It seems that my previous posts on values (here and here) were reflecting the zeitgeist to an even greater extent than I imagined. At the same time, High Court Chief Justice Murray Gleeson was also reflecting on the role of values (albeit from the perspective of a judge called on to adjudicate human rights issues) in a speech on the formation of a new lobby group called the Melbourne Catholic Lawyers’ Association.
Leaving aside what the formation of such a group, along with the increasing influence of the Hillsong Church and the Family First Party, might tell us, Gleeson makes a number of useful observations about the role of shared values in identifying rights, delineating their limits and choosing between competing rights. I’ll extract some salient passages and then make some comments of my own:
There are two notable features of commonly accepted civil and political rights: first, rights are rarely absolute; secondly, some rights may conflict with other rights. In countries which apply the death penalty, even the right to life is not absolute. Leaving the right to life to one side, however, almost all rights are qualified to the extent that they may, in certain circumstances, yield to some overriding necessity. Whether rights are declared in a Convention, a Constitution, or an Act of Parliament, most modern instruments contain some qualification by reference to the need for reasonable regulation of conduct in a democratic society. Furthermore, rights may be inconsistent. The most obvious examples of both of these propositions are the right to privacy and the right of free speech. Neither right is absolute, and one person’s interest in privacy is very likely to collide with another person’s interest in free speech. Reconciling these potentially conflicting interests is one of the challenges facing contemporary law in Australia, the United Kingdom, and all modern societies. Some vocal advocates of the right of free speech are taciturn about the right of privacy. …
Courts are often required to “balance” competing interests. The scales of justices are a powerful image in the law. Discretionary decisions by courts commonly involve weighing the benefits and detriments of a potential outcome. But this is usually done on the assumption that the interests or considerations to be weighed are in some way reasonably commensurate. A set of scales can tell you that an ounce of silver has the same weight as an ounce of sand. The scales cannot tell you whether an ounce of silver is more valuable than an ounce of sand; you need some other standard of measurement for that purpose.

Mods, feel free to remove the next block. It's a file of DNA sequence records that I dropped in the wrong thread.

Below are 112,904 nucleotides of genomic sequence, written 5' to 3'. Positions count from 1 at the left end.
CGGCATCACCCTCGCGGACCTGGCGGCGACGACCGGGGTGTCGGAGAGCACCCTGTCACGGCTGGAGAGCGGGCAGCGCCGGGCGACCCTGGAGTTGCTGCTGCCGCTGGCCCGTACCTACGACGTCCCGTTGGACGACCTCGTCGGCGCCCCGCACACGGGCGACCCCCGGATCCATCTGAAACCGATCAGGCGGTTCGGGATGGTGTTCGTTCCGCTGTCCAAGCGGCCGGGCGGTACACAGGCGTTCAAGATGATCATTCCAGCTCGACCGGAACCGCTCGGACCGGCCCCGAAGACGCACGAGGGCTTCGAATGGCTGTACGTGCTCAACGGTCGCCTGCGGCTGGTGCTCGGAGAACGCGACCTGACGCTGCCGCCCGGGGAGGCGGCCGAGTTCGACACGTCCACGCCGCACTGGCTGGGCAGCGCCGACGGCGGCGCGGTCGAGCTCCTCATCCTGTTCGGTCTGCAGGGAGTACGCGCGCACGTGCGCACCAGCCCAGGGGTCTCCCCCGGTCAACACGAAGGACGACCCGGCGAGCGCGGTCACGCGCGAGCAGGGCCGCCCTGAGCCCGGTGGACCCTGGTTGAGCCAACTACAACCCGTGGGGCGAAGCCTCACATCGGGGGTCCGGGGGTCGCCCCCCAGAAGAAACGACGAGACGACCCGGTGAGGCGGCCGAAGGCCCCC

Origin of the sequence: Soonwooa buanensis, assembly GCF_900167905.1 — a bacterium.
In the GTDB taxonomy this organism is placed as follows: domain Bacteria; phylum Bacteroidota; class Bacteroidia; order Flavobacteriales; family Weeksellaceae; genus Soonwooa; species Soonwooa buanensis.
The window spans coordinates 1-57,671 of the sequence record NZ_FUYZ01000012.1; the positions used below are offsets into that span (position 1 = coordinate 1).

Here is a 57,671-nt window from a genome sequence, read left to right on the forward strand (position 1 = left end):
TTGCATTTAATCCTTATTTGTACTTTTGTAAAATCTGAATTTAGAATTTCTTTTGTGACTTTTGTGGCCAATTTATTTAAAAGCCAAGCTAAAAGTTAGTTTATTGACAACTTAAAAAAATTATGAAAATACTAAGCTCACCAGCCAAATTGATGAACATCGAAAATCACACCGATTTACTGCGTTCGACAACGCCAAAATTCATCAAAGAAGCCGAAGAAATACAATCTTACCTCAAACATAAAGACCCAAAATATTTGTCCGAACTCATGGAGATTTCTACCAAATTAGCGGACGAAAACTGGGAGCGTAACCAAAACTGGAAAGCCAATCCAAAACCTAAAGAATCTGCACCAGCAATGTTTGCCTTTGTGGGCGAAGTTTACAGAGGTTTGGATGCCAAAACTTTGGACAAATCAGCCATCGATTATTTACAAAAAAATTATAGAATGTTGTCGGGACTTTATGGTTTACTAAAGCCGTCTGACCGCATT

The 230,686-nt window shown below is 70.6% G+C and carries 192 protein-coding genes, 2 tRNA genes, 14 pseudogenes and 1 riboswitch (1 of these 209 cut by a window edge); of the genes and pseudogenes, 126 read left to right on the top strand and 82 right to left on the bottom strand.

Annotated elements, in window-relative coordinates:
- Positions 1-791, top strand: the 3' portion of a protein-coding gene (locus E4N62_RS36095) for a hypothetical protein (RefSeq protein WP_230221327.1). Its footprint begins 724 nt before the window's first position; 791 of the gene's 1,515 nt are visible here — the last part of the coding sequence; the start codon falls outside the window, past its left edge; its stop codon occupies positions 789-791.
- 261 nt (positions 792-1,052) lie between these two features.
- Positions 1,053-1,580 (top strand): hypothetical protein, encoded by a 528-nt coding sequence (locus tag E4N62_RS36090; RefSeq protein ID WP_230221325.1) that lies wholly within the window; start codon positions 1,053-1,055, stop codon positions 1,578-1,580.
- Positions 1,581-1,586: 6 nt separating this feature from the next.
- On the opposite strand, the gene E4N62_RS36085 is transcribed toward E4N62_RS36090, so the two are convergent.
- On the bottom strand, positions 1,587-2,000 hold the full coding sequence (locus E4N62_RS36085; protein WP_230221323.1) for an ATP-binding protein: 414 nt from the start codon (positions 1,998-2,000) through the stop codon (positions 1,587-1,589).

If two rights, neither of which is absolute, conflict, and a court is required to decide, by a process of “balancing”, which is to prevail, and to what extent, what is the intellectual process by which that task is to be accomplished? Since it is of the essence of judicial decision-making that reasons are given for a decision, so that the parties and the public may know that the procedure is rational, the intellectual process has to be able to survive scrutiny. To say, in a particular case, or generally, that one right or interest outweighs another right or interest is to announce a result. What information does it convey as to the process of reasoning by which that result is reached? How can the result be contested? If it is wrong, how can it be shown to be wrong? How is such a conclusion either verifiable or falsifiable? If it is neither verifiable nor falsifiable, what is its claim to be regarded as a process of reasoning? Is it not simply an expression of choice, or an exercise of power? Is it a judicial, or a legislative, function that is being performed? …
When rights conflict, a decision as to which is to prevail, and to what extent, can only be justified rationally by reference to some value external to the “balancing” process. Of course, it may not have to be justified rationally. If an exercise of legislative power is involved, an outcome may be justified democratically, by weight of numbers operating through the political process. The decision may be an exercise of power rather than judgment. A judicial decision, on the other hand, must be justified by a process of reasoning.
To describe something as a “right” may itself require justification. It is a commonplace feature of political and legal debate that advocates of various interests seek to characterise those interests as rights, thereby staking a claim for weight or recognition that may be contestable. By calling an interest a right, you may trump another interest. If there is a contest, then, again, it can only be resolved rationally (as distinct from resolution by power or weight of numbers) by reference to some value.